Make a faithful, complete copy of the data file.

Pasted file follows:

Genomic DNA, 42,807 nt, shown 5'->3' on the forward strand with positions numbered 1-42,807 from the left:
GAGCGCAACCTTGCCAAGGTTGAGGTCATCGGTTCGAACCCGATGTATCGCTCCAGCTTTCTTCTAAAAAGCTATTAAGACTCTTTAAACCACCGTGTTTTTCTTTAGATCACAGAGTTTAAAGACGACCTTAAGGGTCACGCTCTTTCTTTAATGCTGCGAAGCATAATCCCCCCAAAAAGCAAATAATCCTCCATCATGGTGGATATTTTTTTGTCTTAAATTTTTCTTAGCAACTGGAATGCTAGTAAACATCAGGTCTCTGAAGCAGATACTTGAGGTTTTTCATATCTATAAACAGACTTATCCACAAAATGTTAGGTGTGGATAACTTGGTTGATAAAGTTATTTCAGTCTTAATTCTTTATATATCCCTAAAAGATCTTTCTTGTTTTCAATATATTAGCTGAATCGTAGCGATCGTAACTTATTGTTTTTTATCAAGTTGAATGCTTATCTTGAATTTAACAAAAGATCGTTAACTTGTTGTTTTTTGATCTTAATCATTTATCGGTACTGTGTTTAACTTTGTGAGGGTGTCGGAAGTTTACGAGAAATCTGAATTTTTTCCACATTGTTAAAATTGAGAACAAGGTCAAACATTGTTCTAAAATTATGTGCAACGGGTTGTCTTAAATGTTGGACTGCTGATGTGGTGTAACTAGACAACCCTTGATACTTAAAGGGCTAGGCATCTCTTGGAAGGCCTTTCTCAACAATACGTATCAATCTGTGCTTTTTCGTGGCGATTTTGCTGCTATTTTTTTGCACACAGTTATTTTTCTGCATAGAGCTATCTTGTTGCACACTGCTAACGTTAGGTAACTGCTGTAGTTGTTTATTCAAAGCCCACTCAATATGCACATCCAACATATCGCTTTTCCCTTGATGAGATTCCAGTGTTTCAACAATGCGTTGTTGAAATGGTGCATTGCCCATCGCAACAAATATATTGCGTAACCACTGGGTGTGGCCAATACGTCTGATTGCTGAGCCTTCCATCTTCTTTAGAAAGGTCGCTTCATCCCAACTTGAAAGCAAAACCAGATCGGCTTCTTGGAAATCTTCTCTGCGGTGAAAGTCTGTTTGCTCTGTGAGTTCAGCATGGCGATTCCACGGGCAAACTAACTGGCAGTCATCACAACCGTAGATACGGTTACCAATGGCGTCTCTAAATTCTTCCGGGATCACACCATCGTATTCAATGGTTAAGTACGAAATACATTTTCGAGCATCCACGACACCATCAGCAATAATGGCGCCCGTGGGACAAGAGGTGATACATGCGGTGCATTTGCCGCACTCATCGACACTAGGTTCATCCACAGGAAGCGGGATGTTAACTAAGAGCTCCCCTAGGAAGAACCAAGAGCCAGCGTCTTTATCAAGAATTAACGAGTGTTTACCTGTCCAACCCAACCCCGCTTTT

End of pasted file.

Genomic DNA, 42,807 nt, shown 5'->3' on the forward strand with positions numbered 1-42,807 from the left:
GAGCGCAACCTTGCCAAGGTTGAGGTCATCGGTTCGAACCCGATGTATCGCTCCAGCTTTCTTCTAAAAAGCTATTAAGACTCTTTAAACCACCGTGTTTTTCTTTAGATCACAGAGTTTAAAGACGACCTTAAGGGTCACGCTCTTTCTTTAATGCTGCGAAGCATAATCCCCCCAAAAAGCAAATAATCCTCCATCATGGTGGATATTTTTTTGTCTTAAATTTTTCTTAGCAACTGGAATGCTAGTAAACATCAGGTCTCTGAAGCAGATACTTGAGGTTTTTCATATCTATAAACAGACTTATCCACAAAATGTTAGGTGTGGATAACTTGGTTGATAAAGTTATTTCAGTCTTAATTCTTTATATATCCCTAAAAGATCTTTCTTGTTTTCAATATATTAGCTGAATCGTAGCGATCGTAACTTATTGTTTTTTATCAAGTTGAATGCTTATCTTGAATTTAACAAAAGATCGTTAACTTGTTGTTTTTTGATCTTAATCATTTATCGGTACTGTGTTTAACTTTGTGAGGGTGTCGGAAGTTTACGAGAAATCTGAATTTTTTCCACATTGTTAAAATTGAGAACAAGGTCAAACATTGTTCTAAAATTATGTGCAACGGGTTGTCTTAAATGTTGGACTGCTGATGTGGTGTAACTAGACAACCCTTGATACTTAAAGGGCTAGGCATCTCTTGGAAGGCCTTTCTCAACAATACGTATCAATCTGTGCTTTTTCGTGGCGATTTTGCTGCTATTTTTTTGCACACAGTTATTTTTCTGCATAGAGCTATCTTGTTGCACACTGCTAACGTTAGGTAACTGCTGTAGTTGTTTATTCAAAGCCCACTCAATATGCACATCCAACATATCGCTTTTCCCTTGATGAGATTCCAGTGTTTCAACAATGCGTTGTTGAAATGGTGCATTGCCCATCGCAACAAATATATTGCGTAACCACTGGGTGTGGCCAATACGTCTGATTGCTGAGCCTTCCATCTTCTTTAGAAAGGTCGCTTCATCCCAACTTGAAAGCAAAACCAGATCGGCTTCTTGGAAATCTTCTCTGCGGTGAAAGTCTGTTTGCTCTGTGAGTTCAGCATGGCGATTCCACGGGCAAACTAACTGGCAGTCATCACAACCGTAGATACGGTTACCAATGGCGTCTCTAAATTCTTCCGGGATCACACCATCGTATTCAATGGTTAAGTACGAAATACATTTTCGAGCATCCACGACACCATCAGCAATAATGGCGCCCGTGGGACAAGAGGTGATACATGCGGTGCATTTGCCGCACTCATCGACACTAGGTTCATCCACAGGAAGCGGGATGTTAACTAAGAGCTCCCCTAGGAAGAACCAAGAGCCAGCGTCTTTATCAAGAATTAACGAGTGTTTACCTGTCCAACCCAACCCCGCTTTT